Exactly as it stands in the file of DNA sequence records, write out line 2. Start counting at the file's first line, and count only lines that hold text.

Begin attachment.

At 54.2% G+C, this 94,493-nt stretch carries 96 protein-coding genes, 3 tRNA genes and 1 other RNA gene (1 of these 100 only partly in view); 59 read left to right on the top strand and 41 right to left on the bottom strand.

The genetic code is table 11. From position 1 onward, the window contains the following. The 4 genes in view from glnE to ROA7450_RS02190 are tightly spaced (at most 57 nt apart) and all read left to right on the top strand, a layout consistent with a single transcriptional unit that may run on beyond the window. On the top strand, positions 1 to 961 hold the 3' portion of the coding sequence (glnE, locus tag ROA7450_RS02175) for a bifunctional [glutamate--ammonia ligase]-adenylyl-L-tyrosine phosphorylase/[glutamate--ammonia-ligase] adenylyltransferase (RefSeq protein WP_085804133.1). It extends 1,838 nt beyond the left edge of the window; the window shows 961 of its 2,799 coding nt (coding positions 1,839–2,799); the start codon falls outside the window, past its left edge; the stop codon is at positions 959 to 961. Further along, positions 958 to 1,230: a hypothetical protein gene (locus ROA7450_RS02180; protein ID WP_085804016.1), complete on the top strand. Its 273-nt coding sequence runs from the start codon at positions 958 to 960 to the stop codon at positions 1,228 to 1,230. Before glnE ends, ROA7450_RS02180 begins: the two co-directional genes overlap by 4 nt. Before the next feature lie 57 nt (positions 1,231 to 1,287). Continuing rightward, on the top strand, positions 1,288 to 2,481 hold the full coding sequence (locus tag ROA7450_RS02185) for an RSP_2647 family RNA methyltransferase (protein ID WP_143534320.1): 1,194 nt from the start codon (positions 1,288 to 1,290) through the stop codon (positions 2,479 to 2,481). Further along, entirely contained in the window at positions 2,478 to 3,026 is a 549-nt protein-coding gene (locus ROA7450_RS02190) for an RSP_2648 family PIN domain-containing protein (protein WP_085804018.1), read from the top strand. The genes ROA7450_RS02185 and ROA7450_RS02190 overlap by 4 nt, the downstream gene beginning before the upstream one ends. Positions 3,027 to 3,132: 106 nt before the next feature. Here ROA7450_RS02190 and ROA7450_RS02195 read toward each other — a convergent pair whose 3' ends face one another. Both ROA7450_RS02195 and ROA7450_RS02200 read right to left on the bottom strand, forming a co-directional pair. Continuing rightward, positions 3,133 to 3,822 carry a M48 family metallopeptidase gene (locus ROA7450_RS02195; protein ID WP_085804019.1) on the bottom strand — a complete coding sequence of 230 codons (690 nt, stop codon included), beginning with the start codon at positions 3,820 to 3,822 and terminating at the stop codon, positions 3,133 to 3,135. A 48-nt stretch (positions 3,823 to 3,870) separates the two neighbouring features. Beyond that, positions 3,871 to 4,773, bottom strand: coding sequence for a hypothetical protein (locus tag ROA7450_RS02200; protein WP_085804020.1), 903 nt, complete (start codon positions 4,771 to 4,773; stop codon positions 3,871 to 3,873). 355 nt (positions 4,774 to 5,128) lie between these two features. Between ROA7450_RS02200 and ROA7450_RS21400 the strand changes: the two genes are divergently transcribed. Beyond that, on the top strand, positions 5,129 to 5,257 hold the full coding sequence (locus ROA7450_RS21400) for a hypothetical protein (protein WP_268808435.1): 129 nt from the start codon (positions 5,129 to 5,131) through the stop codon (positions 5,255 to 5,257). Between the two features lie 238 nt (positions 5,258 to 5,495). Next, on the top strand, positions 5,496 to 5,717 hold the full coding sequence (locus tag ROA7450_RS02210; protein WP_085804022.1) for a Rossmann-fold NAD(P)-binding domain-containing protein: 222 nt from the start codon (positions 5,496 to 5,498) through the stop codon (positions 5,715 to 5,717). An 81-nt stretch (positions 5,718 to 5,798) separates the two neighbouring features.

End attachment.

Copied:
The genetic code is table 11. From position 1 onward, the window contains the following. The 4 genes in view from glnE to ROA7450_RS02190 are tightly spaced (at most 57 nt apart) and all read left to right on the top strand, a layout consistent with a single transcriptional unit that may run on beyond the window. On the top strand, positions 1 to 961 hold the 3' portion of the coding sequence (glnE, locus tag ROA7450_RS02175) for a bifunctional [glutamate--ammonia ligase]-adenylyl-L-tyrosine phosphorylase/[glutamate--ammonia-ligase] adenylyltransferase (RefSeq protein WP_085804133.1). It extends 1,838 nt beyond the left edge of the window; the window shows 961 of its 2,799 coding nt (coding positions 1,839–2,799); the start codon falls outside the window, past its left edge; the stop codon is at positions 959 to 961. Further along, positions 958 to 1,230: a hypothetical protein gene (locus ROA7450_RS02180; protein ID WP_085804016.1), complete on the top strand. Its 273-nt coding sequence runs from the start codon at positions 958 to 960 to the stop codon at positions 1,228 to 1,230. Before glnE ends, ROA7450_RS02180 begins: the two co-directional genes overlap by 4 nt. Before the next feature lie 57 nt (positions 1,231 to 1,287). Continuing rightward, on the top strand, positions 1,288 to 2,481 hold the full coding sequence (locus tag ROA7450_RS02185) for an RSP_2647 family RNA methyltransferase (protein ID WP_143534320.1): 1,194 nt from the start codon (positions 1,288 to 1,290) through the stop codon (positions 2,479 to 2,481). Further along, entirely contained in the window at positions 2,478 to 3,026 is a 549-nt protein-coding gene (locus ROA7450_RS02190) for an RSP_2648 family PIN domain-containing protein (protein WP_085804018.1), read from the top strand. The genes ROA7450_RS02185 and ROA7450_RS02190 overlap by 4 nt, the downstream gene beginning before the upstream one ends. Positions 3,027 to 3,132: 106 nt before the next feature. Here ROA7450_RS02190 and ROA7450_RS02195 read toward each other — a convergent pair whose 3' ends face one another. Both ROA7450_RS02195 and ROA7450_RS02200 read right to left on the bottom strand, forming a co-directional pair. Continuing rightward, positions 3,133 to 3,822 carry a M48 family metallopeptidase gene (locus ROA7450_RS02195; protein ID WP_085804019.1) on the bottom strand — a complete coding sequence of 230 codons (690 nt, stop codon included), beginning with the start codon at positions 3,820 to 3,822 and terminating at the stop codon, positions 3,133 to 3,135. A 48-nt stretch (positions 3,823 to 3,870) separates the two neighbouring features. Beyond that, positions 3,871 to 4,773, bottom strand: coding sequence for a hypothetical protein (locus tag ROA7450_RS02200; protein WP_085804020.1), 903 nt, complete (start codon positions 4,771 to 4,773; stop codon positions 3,871 to 3,873). 355 nt (positions 4,774 to 5,128) lie between these two features. Between ROA7450_RS02200 and ROA7450_RS21400 the strand changes: the two genes are divergently transcribed. Beyond that, on the top strand, positions 5,129 to 5,257 hold the full coding sequence (locus ROA7450_RS21400) for a hypothetical protein (protein WP_268808435.1): 129 nt from the start codon (positions 5,129 to 5,131) through the stop codon (positions 5,255 to 5,257). Between the two features lie 238 nt (positions 5,258 to 5,495). Next, on the top strand, positions 5,496 to 5,717 hold the full coding sequence (locus tag ROA7450_RS02210; protein WP_085804022.1) for a Rossmann-fold NAD(P)-binding domain-containing protein: 222 nt from the start codon (positions 5,496 to 5,498) through the stop codon (positions 5,715 to 5,717). An 81-nt stretch (positions 5,718 to 5,798) separates the two neighbouring features.